Course material 2010–11
Lecturer: Dr D.J. Greaves
No. of lectures: 12
Prerequisite courses: Computer Design, C and C++, Computer Systems Modelling
A current-day system on a chip (SoC) consists of several different processor subsystems together with memories and I/O interfaces. This course covers SoC design and modelling techniques with emphasis on architectural exploration, assertion-driven design and the concurrent development of hardware and embedded software. This is the “front end” of the design automation tool chain. (Back end material, such as design of individual gates, layout, routing and fabrication of silicon chips is not covered.)
A percentage of each lecture is used to develop a running example. Over the course of the lectures, the example evolves into a System On Chip demonstrator with CPU and bus models, device models and device drivers. All code and tools are available online so the examples can be reproduced and exercises undertaken. The main languages used are Verilog and C++ using the SystemC library.
- Verilog RTL design with examples. Event-driven simulation with and without delta cycles, basic gate synthesis algorithm and design examples. Structural hazards, pipelining, memories and multipliers. [2 lectures]
- SystemC overview. The major components of the SystemC C++ class library for hardware modelling are covered with code fragments and demonstrations. Queuing/contention delay modelling. [2 lectures]
- Basic bus structures. Bus structure. I/O device structure. Interrupts, DMA and device drivers. Examples. Basic bus bridging.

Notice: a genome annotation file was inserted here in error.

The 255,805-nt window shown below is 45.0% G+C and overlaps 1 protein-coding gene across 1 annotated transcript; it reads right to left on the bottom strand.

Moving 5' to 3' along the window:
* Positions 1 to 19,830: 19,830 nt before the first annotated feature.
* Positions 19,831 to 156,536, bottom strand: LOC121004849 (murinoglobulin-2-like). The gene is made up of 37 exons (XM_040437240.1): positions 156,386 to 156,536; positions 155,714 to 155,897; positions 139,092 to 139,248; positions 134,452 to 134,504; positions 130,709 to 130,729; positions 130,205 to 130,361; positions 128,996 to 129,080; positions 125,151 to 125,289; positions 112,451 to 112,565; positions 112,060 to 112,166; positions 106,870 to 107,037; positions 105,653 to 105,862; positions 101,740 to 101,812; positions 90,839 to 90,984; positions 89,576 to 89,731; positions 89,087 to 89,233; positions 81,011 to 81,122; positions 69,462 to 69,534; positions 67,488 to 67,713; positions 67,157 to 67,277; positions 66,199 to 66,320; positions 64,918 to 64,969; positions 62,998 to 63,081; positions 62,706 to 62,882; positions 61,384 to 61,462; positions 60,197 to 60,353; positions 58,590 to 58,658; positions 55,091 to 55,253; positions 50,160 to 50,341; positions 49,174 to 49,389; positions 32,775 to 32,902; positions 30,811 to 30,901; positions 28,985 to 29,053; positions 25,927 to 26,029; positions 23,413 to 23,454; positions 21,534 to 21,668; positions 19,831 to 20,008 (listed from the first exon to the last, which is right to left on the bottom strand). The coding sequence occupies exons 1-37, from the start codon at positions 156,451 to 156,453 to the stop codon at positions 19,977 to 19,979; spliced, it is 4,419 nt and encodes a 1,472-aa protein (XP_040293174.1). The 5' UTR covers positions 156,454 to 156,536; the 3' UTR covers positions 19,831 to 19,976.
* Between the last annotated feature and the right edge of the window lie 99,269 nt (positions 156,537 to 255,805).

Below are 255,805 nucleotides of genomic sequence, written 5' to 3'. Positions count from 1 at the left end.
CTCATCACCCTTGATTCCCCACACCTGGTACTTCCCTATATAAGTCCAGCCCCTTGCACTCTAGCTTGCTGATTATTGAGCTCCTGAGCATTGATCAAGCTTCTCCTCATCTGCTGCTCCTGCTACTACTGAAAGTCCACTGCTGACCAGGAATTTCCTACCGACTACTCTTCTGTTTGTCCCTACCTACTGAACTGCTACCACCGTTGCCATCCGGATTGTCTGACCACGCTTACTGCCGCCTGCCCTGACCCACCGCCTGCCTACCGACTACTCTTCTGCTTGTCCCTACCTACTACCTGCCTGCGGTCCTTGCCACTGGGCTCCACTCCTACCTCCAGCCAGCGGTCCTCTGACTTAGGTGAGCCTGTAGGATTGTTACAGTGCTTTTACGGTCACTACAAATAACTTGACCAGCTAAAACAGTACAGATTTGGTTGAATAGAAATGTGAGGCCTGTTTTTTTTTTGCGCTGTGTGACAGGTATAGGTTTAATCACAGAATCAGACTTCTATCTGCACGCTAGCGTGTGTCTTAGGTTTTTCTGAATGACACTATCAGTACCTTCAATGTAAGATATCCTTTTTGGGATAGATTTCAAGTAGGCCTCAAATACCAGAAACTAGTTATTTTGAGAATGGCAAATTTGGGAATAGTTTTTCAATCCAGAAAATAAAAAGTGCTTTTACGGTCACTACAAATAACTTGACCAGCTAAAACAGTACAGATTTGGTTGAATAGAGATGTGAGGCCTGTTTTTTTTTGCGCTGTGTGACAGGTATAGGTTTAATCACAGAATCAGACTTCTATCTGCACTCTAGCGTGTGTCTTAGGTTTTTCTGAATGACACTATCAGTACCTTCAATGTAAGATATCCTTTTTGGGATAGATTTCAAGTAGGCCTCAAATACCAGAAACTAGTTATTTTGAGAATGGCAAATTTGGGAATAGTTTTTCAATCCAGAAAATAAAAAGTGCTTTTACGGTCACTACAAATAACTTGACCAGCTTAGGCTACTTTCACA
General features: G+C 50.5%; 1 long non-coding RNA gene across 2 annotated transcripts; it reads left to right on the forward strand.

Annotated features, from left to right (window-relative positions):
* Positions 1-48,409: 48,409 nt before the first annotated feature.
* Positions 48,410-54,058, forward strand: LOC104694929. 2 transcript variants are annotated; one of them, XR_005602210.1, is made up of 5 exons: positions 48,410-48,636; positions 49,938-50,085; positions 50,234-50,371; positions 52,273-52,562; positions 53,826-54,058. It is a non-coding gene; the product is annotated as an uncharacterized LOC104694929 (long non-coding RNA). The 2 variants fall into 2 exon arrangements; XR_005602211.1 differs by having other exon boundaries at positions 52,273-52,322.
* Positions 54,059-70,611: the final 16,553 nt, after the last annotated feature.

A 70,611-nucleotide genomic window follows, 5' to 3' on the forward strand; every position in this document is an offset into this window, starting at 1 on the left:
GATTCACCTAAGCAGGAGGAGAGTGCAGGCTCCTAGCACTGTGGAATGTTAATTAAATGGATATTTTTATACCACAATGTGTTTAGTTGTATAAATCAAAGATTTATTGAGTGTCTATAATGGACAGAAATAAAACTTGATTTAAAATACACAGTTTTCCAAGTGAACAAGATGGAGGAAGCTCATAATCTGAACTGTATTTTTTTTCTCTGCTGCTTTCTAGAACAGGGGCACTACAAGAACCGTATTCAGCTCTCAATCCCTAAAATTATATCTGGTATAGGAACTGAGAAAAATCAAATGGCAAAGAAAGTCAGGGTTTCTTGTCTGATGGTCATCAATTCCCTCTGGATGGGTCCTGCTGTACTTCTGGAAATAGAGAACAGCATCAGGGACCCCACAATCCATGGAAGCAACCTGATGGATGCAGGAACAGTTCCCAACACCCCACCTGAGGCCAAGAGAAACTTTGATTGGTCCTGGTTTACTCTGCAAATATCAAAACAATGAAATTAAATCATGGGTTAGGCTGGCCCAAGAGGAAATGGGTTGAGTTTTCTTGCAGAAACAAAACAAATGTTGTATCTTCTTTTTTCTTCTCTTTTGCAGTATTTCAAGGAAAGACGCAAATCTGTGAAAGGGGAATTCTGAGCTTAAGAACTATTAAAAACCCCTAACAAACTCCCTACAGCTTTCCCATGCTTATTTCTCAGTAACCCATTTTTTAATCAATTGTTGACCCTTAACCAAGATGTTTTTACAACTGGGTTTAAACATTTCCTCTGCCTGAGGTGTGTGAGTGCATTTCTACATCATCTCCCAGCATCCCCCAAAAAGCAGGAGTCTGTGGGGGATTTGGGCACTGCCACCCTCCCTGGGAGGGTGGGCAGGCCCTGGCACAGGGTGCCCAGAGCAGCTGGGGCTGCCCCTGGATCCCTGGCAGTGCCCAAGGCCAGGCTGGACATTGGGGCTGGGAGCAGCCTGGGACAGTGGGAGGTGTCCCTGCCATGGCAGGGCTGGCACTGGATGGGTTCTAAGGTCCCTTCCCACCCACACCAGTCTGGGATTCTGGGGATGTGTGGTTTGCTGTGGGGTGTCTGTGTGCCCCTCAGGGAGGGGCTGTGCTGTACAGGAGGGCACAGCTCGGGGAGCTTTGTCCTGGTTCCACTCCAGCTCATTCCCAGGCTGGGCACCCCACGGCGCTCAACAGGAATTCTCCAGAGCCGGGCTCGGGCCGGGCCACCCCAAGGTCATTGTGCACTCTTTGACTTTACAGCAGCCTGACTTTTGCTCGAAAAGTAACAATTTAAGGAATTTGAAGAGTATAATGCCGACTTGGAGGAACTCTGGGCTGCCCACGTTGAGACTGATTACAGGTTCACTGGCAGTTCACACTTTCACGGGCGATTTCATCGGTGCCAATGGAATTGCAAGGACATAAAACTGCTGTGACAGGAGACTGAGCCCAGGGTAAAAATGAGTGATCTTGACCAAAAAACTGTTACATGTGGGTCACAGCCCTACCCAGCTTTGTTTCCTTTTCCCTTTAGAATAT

- ESL + transactional modelling. Electronic systems level (ESL) design. Architectural exploration. Firmware modelling methods. Blocking and non-blocking transaction styles. Approximate and loose timing styles. Examples. [2 lectures]
- ABD: assertions and monitors. Types of assertion (imperative, safety, liveness, data conservation). Assertion-based design (ABD). PSL/SVA assertions. Temporal logic compilation of fragments to monitoring FSM. [2 lectures]
- Further bus structures. Busses used in today’s SoCs (OPB/BVCI, AHB and AXI). Glue logic synthesis. Transactor synthesis. Pipeline Tolerance. Network on chip.
- Engineering aspects: FPGA and ASIC design flow. Cell libraries. Market breakdown: CPU/Commodity/ASIC/FPGA. Further tools used for design of FPGA and ASIC (timing and power modelling, place and route, memory generators, power gating, clock tree, self-test and scan insertion). Dynamic frequency and voltage scaling.
- Future approaches Only presented if time permits. Non-examinable. Recent developments: BlueSpec, IP-XACT, Kiwi, Custom processor synthesis.
In addition to these topics, the running example will demonstrate a few practical aspects of device bus interface design, on chip communication and device control software. Students are encouraged to try out and expand the examples in their own time.
At the end of the course students should
- be familiar with how a complex gadget containing multiple processors, such as an iPod or Satnav, is designed and developed;
- understand the hardware and software structures used to implement and model inter-component communication in such devices;
- have basic exposure to SystemC programming and PSL assertions.
* OSCI. SystemC tutorials and whitepapers. Download from OSCI www.systemc.org
or copy from course web site.
Ghenassia, F. (2006). Transaction-level modeling with SystemC: TLM concepts and applications for embedded systems. Springer.
Eisner, C. & Fisman, D. (2006). A practical introduction to PSL. Springer (Series on Integrated Circuits and Systems).
Foster, H.D. & Krolnik, A.C. (2008). Creating assertion-based IP. Springer (Series on Integrated Circuits and Systems).
Grotker, T., Liao, S., Martin, G. & Swan, S. (2002). System design with SystemC. Springer.
Wolf, W. (2002). Modern VLSI design (System-on-chip design). Pearson Education. http://www.princeton.edu/wolf/modern-vlsi/